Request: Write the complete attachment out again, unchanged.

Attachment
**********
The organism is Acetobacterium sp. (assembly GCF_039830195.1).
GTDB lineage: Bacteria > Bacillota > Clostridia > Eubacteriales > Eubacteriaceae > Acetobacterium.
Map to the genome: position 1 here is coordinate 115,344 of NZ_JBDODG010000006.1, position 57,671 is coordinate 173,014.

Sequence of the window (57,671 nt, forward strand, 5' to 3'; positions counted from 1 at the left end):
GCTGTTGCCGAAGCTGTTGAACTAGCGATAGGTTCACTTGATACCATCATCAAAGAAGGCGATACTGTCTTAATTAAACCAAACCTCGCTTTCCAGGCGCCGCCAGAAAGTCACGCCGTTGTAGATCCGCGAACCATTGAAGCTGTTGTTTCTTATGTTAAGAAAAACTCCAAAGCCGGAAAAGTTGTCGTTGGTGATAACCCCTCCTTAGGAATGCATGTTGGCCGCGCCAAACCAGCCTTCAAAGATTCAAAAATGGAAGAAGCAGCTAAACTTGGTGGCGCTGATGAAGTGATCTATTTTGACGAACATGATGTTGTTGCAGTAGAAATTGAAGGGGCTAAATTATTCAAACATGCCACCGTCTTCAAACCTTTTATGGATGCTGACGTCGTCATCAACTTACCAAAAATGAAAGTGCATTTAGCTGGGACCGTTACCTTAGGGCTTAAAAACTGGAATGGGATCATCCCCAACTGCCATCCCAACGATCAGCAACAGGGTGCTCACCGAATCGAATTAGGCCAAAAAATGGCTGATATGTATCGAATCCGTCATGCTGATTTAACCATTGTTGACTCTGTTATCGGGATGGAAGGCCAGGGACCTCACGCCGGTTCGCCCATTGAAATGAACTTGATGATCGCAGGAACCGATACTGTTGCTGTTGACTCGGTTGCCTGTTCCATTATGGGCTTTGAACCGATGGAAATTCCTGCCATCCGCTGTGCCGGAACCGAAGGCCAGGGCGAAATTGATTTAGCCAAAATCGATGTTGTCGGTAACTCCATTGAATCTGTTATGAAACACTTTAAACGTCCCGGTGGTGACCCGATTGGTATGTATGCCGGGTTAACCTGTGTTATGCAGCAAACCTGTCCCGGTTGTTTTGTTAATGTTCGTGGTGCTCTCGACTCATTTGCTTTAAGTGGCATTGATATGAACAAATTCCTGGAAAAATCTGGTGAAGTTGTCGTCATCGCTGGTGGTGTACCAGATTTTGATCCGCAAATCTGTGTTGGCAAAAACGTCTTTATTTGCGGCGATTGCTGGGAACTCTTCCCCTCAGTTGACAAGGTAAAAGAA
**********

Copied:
The organism is Acetobacterium sp. (assembly GCF_039830195.1).
GTDB lineage: Bacteria > Bacillota > Clostridia > Eubacteriales > Eubacteriaceae > Acetobacterium.
Map to the genome: position 1 here is coordinate 115,344 of NZ_JBDODG010000006.1, position 57,671 is coordinate 173,014.

Sequence of the window (57,671 nt, forward strand, 5' to 3'; positions counted from 1 at the left end):
GCTGTTGCCGAAGCTGTTGAACTAGCGATAGGTTCACTTGATACCATCATCAAAGAAGGCGATACTGTCTTAATTAAACCAAACCTCGCTTTCCAGGCGCCGCCAGAAAGTCACGCCGTTGTAGATCCGCGAACCATTGAAGCTGTTGTTTCTTATGTTAAGAAAAACTCCAAAGCCGGAAAAGTTGTCGTTGGTGATAACCCCTCCTTAGGAATGCATGTTGGCCGCGCCAAACCAGCCTTCAAAGATTCAAAAATGGAAGAAGCAGCTAAACTTGGTGGCGCTGATGAAGTGATCTATTTTGACGAACATGATGTTGTTGCAGTAGAAATTGAAGGGGCTAAATTATTCAAACATGCCACCGTCTTCAAACCTTTTATGGATGCTGACGTCGTCATCAACTTACCAAAAATGAAAGTGCATTTAGCTGGGACCGTTACCTTAGGGCTTAAAAACTGGAATGGGATCATCCCCAACTGCCATCCCAACGATCAGCAACAGGGTGCTCACCGAATCGAATTAGGCCAAAAAATGGCTGATATGTATCGAATCCGTCATGCTGATTTAACCATTGTTGACTCTGTTATCGGGATGGAAGGCCAGGGACCTCACGCCGGTTCGCCCATTGAAATGAACTTGATGATCGCAGGAACCGATACTGTTGCTGTTGACTCGGTTGCCTGTTCCATTATGGGCTTTGAACCGATGGAAATTCCTGCCATCCGCTGTGCCGGAACCGAAGGCCAGGGCGAAATTGATTTAGCCAAAATCGATGTTGTCGGTAACTCCATTGAATCTGTTATGAAACACTTTAAACGTCCCGGTGGTGACCCGATTGGTATGTATGCCGGGTTAACCTGTGTTATGCAGCAAACCTGTCCCGGTTGTTTTGTTAATGTTCGTGGTGCTCTCGACTCATTTGCTTTAAGTGGCATTGATATGAACAAATTCCTGGAAAAATCTGGTGAAGTTGTCGTCATCGCTGGTGGTGTACCAGATTTTGATCCGCAAATCTGTGTTGGCAAAAACGTCTTTATTTGCGGCGATTGCTGGGAACTCTTCCCCTCAGTTGACAAGGTAAAAGAA